In this episode of the Wisdom Podcast, we meet Pascal Auclair, a teacher in the Theravada Buddhist tradition. Pascal starts by telling us how he came to Buddhism when he was traveling in Asia with his partner and ended up at Buddhadasa Bhikkhu’s monastery in Thailand. He was touched by this experience of intimacy with reality. He was struck by the realization that reality is not completely easy and satisfying. He was also deeply affected by the simplicity of the practice of following the breath.
We then hear about another deep inspiration for Pascal’s practice. When he was twenty-five, before he went to Asia, Pascal learned that he was HIV-positive. At that time, there was no medication for HIV. He says that this experience made him more open to the teachings of Buddhism. In good health today, he recalls how this diagnosis was his encounter with the “Heavenly Messengers” of old age, illness, and death. He reflects on what his refuge was then, and how he faced his diagnosis. At that point he felt certain he would not live to the age of forty, and with this sense of time as precious, he set out to go to Asia.
Pascal tells us about the specific practices he learned on that first retreat in Asia. In these early days of practice, he was touched by the light, almost playful way that one can engage with awareness. He then shares the story of an early retreat he did at the Insight Meditation Society with famed Theravadin teacher Ruth Denison, and another retreat with S.N. Goenka. We hear about Pascal’s experience of being mentored by Jack Kornfield and Joseph Goldstein. He also shares his own feelings and thoughts about being a dharma teacher, and his memories of how his grandmother was a profound teacher for him.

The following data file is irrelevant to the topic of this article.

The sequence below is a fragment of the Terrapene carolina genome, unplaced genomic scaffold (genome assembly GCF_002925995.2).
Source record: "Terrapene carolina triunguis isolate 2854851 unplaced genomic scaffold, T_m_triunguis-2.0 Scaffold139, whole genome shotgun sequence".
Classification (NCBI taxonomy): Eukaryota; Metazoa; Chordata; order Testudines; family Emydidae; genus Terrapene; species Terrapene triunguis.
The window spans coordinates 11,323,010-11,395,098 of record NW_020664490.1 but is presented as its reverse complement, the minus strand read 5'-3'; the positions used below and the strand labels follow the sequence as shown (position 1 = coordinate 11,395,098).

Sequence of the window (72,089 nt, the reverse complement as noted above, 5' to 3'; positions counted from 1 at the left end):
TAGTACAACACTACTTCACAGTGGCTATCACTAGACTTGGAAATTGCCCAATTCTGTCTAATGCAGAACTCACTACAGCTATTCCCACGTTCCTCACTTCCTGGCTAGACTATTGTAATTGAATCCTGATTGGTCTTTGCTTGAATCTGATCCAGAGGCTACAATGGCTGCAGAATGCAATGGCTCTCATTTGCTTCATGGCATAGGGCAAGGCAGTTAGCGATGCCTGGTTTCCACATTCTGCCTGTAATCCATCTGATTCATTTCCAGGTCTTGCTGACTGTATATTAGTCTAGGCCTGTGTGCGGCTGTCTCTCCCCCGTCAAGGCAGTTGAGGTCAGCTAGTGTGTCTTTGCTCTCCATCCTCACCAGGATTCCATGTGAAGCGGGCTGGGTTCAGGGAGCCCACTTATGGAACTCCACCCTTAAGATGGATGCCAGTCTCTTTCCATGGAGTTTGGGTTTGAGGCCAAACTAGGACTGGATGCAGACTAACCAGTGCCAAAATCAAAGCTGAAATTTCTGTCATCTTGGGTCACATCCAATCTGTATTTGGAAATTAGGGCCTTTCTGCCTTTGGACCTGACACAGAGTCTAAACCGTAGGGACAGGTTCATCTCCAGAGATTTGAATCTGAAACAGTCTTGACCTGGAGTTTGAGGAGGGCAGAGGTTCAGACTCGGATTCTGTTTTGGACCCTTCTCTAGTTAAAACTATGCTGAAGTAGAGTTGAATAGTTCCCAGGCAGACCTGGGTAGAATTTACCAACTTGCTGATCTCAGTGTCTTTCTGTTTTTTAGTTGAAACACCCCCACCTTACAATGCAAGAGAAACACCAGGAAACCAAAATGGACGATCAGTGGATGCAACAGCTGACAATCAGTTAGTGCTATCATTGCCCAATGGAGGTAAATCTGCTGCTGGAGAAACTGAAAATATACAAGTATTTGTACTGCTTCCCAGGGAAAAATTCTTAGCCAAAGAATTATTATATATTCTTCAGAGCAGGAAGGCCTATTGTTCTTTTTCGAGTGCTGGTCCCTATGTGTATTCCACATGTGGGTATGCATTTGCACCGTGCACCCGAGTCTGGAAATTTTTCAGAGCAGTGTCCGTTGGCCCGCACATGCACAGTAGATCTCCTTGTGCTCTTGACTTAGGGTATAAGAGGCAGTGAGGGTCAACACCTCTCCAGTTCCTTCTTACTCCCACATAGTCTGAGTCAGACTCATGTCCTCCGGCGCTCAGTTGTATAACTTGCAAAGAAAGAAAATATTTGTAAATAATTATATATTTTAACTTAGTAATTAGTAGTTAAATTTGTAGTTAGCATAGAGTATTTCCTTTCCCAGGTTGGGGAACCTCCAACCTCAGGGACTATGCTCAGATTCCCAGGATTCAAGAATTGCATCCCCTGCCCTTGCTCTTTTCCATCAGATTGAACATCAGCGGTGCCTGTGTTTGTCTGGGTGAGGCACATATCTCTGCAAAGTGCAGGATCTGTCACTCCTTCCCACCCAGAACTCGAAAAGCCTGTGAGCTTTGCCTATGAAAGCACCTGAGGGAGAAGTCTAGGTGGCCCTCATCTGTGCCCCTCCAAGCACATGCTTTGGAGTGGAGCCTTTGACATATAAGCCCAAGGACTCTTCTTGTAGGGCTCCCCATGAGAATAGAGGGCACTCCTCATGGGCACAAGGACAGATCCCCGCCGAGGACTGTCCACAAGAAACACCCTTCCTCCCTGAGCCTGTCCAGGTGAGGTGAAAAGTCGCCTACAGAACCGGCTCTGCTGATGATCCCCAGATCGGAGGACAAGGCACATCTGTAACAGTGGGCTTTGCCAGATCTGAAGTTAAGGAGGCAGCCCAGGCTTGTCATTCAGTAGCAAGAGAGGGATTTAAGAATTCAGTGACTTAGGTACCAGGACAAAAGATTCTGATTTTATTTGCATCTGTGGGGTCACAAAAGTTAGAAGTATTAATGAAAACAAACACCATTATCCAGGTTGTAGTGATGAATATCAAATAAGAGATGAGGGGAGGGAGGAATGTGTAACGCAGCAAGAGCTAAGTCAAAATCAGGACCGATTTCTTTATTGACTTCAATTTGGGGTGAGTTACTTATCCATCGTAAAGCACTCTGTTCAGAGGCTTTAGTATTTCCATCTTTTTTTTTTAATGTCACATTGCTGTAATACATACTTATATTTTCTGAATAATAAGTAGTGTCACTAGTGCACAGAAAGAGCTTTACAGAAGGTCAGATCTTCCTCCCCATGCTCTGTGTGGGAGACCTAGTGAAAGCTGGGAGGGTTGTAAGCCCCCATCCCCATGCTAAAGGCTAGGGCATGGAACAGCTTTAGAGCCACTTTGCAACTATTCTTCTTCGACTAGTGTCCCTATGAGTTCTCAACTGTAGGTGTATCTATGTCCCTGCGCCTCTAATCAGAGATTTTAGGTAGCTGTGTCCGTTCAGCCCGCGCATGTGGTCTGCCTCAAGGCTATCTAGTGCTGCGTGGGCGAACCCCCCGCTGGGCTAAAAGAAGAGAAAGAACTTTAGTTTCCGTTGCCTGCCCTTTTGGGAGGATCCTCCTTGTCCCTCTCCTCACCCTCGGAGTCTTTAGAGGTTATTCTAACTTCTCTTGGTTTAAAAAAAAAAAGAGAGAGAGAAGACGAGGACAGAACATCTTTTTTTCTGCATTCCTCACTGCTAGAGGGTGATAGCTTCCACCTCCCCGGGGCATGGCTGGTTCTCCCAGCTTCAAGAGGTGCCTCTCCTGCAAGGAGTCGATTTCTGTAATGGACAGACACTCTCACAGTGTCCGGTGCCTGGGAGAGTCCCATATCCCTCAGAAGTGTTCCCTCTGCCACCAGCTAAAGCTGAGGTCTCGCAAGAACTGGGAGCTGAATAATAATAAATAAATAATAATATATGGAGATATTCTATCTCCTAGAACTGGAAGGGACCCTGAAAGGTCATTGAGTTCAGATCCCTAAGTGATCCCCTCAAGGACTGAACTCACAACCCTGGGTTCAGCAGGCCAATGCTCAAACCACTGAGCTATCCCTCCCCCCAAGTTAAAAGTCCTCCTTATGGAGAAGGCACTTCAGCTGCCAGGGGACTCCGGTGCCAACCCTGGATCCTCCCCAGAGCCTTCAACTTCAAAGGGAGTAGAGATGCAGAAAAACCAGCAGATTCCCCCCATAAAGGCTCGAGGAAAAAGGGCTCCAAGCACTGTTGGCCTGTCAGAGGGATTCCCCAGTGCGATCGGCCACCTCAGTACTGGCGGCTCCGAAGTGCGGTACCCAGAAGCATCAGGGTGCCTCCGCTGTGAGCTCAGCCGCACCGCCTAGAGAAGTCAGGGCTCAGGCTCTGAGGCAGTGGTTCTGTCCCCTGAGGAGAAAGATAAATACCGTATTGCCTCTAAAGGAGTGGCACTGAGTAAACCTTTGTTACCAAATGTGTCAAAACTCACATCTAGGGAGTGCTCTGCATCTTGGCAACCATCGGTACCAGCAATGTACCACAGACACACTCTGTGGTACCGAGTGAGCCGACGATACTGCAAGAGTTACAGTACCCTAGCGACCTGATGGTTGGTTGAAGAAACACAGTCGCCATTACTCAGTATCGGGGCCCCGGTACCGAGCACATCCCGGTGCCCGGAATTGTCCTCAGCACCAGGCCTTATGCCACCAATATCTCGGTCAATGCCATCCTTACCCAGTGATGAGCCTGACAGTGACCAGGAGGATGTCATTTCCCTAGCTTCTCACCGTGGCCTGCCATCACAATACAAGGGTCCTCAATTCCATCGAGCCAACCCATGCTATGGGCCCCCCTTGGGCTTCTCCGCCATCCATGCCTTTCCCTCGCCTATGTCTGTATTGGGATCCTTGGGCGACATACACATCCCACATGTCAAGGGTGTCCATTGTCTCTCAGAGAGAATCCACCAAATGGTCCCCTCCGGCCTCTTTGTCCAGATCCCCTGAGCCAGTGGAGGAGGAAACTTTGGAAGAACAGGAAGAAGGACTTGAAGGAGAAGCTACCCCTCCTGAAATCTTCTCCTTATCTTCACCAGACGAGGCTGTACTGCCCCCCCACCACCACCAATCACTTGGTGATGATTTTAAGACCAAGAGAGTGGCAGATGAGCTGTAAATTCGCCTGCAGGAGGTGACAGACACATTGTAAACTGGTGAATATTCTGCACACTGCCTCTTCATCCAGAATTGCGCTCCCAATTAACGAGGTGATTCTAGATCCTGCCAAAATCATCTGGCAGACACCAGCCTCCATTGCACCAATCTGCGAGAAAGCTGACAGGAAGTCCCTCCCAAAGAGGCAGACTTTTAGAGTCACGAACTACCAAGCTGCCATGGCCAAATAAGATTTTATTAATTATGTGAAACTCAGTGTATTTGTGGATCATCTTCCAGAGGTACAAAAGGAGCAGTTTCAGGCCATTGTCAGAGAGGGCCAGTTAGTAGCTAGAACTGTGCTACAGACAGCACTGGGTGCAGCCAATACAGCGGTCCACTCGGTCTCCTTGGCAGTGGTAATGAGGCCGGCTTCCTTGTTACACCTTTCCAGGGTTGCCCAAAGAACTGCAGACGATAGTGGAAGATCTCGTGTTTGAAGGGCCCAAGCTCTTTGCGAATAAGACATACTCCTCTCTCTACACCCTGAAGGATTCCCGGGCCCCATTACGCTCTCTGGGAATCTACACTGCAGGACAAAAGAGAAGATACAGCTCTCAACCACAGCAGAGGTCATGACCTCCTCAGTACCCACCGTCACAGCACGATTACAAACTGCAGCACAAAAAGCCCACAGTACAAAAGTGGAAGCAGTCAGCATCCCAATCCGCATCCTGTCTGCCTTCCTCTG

He shares his personal daily practice, from morning productivity to afternoon contemplation. Finally, Pascal reflects powerfully on the meeting of dharma practice and social justice. Just like the individual human system, the communities and societies are alive systems that can produce hardship and suffering or well-being and freedom. Pascal speaks of how he feels that he has a personal responsibility to increase his awareness and compassionate action in relation to social strife.